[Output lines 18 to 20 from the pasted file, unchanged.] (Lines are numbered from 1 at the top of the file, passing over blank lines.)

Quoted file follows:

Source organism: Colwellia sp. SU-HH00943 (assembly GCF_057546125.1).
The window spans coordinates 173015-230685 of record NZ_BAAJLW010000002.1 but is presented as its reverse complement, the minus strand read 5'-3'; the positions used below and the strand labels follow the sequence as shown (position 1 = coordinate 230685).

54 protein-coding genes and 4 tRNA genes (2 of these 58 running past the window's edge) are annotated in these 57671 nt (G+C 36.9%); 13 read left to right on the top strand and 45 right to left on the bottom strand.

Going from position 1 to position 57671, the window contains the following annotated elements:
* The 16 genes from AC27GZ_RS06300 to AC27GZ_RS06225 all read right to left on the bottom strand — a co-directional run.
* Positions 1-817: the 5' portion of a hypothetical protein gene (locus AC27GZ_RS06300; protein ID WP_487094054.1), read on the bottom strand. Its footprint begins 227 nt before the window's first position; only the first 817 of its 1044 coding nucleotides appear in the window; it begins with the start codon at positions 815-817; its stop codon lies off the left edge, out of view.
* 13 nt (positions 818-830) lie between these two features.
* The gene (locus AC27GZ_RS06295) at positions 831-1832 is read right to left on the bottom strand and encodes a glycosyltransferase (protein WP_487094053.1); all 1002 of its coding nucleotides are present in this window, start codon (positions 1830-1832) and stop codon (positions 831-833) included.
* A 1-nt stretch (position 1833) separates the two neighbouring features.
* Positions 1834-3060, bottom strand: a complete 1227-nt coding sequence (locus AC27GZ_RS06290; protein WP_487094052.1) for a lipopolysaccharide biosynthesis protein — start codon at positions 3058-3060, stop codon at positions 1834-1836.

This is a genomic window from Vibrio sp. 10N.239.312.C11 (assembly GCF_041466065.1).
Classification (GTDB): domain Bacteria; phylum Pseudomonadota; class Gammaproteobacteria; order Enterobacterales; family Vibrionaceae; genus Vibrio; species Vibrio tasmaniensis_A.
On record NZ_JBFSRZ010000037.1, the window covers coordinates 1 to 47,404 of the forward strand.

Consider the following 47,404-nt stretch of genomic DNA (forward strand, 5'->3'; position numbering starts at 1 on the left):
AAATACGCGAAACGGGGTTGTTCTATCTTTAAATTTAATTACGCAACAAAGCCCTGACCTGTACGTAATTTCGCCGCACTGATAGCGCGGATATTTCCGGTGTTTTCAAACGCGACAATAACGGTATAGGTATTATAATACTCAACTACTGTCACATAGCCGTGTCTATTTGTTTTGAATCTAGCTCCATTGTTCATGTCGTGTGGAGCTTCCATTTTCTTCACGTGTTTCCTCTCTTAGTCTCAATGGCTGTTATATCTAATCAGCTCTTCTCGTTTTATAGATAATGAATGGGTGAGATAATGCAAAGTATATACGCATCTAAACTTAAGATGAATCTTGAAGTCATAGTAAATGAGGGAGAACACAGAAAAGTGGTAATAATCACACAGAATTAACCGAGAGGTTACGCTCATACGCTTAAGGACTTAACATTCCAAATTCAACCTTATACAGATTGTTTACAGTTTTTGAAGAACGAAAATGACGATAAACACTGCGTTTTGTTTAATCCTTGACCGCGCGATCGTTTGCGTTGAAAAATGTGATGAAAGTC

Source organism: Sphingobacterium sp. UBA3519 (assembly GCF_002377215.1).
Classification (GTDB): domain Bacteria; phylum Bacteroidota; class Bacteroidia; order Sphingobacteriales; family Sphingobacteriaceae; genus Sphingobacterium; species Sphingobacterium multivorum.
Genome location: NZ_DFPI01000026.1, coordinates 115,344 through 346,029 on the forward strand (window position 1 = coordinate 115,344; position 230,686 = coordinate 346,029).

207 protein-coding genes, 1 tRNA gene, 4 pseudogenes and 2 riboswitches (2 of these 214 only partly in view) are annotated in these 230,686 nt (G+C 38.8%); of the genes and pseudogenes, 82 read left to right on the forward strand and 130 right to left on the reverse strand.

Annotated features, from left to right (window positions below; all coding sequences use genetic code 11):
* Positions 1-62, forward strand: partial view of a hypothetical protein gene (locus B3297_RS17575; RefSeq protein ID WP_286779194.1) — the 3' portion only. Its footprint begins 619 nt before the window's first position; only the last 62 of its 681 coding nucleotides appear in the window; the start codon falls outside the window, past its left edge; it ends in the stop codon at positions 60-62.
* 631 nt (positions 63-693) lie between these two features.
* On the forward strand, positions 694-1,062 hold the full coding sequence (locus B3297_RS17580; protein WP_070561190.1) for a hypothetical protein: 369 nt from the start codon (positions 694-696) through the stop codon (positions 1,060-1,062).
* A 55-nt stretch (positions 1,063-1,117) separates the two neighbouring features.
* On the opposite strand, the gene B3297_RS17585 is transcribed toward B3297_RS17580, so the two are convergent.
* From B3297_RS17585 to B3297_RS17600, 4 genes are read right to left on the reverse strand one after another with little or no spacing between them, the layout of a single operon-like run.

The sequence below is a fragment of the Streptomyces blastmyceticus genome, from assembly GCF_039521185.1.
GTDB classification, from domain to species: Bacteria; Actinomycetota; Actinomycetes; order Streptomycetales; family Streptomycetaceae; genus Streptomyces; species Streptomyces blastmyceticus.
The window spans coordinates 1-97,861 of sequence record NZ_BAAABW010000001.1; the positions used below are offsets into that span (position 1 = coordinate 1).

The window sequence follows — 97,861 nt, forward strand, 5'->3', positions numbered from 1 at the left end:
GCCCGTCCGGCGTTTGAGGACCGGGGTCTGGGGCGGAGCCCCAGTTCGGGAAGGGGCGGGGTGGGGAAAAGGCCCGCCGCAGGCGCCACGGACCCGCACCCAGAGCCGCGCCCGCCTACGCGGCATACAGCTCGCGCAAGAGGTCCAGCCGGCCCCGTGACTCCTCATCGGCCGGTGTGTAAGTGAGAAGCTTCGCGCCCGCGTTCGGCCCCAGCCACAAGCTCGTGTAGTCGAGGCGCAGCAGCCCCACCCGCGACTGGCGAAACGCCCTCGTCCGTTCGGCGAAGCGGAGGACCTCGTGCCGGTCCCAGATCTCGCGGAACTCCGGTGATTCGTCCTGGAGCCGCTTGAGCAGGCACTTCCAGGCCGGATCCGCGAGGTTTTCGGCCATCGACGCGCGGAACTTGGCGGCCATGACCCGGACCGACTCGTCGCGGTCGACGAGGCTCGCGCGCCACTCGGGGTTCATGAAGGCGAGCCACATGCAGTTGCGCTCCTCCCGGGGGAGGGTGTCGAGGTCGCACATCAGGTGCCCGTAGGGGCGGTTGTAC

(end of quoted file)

Genome location: NZ_DFPI01000026.1, coordinates 115,344 through 346,029 on the forward strand (window position 1 = coordinate 115,344; position 230,686 = coordinate 346,029).

207 protein-coding genes, 1 tRNA gene, 4 pseudogenes and 2 riboswitches (2 of these 214 only partly in view) are annotated in these 230,686 nt (G+C 38.8%); of the genes and pseudogenes, 82 read left to right on the forward strand and 130 right to left on the reverse strand.

Annotated features, from left to right (window positions below; all coding sequences use genetic code 11):